Tuesday 16 Nov 2004


Region & Route:
| Wales & Western: Wales & Borders
| Wales & Western: Western
| Wales & Western
Representatives from Network Rail travelled to London last week to support the Annual Youth Justice Conference for the first time, with the aim of reducing railway crime. External Liaison Officers, who implement Network Rail’s educational programme, met with various agencies including youth offending teams, magistrates and community groups with the aim of encouraging closer working with young offenders who commit railway crime. Ian Chapman, National External Liaison Manager, said: “Through more proactive working with local youth offending teams and similar community groups, we hope to reach youngsters most at risk of becoming involved in railway crime activities.  “We recognise that it will take time to change the culture of youths involved in this, but by forging closer links in this way we’re optimistic we can make a real difference in our worst route crime hotspots.” Railway crime is more than just ticket fiddling. Each year thousands of objects are placed on the track in front of oncoming trains. Some of these objects are placed there by children ‘to see what happens’ but research has shown there will be a progression to larger objects such as gas canisters, concrete blocks and scaffolding, which have the potential to cause a derailment.  Research has also shown that trespass on the railway is often a pre-cursor to more sinister activity, like throwing objects at trains and it is estimated that railway crime costs the industry over £250 million a year. Kylie Sheppard, External Liaison Officer (Wales and the West Country), said: “Network Rail’s stand at the conference sparked a great deal of interest, with people keen to know how the company can become more closely involved with local community activities in hotspot areas.  “Network Rail took away a lot of positive feedback from the experience.”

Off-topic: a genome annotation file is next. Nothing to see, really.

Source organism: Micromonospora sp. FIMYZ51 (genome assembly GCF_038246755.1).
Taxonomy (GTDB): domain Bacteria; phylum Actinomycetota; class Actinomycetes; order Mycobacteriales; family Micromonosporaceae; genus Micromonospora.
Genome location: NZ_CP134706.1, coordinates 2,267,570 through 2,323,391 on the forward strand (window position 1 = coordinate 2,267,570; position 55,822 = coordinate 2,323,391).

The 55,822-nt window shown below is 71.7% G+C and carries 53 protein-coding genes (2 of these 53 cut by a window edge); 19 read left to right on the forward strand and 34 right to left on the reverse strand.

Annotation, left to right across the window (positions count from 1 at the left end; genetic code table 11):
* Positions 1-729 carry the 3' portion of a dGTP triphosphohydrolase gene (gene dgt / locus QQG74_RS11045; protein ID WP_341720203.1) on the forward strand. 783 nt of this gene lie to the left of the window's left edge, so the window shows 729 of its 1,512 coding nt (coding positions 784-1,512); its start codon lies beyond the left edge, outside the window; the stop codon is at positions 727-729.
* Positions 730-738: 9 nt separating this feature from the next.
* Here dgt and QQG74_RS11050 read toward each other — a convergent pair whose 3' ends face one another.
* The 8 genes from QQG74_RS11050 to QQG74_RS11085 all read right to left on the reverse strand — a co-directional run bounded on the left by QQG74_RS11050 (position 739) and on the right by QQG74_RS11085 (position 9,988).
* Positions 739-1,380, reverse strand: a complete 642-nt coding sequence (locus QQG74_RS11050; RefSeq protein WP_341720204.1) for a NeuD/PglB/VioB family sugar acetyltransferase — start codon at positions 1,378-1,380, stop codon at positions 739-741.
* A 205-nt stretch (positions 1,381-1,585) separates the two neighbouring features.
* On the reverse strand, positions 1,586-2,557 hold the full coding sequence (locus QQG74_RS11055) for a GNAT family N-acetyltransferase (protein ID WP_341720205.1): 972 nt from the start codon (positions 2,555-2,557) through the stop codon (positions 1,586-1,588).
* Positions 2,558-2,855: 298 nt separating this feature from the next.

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We own, operate and develop Britain's railway infrastructure; that's 20,000 miles of track, 30,000 bridges, tunnels and viaducts and the thousands of signals, level crossings and stations. We run 20 of the UK's largest stations while all the others, over 2,500, are run by the country's train operating companies.

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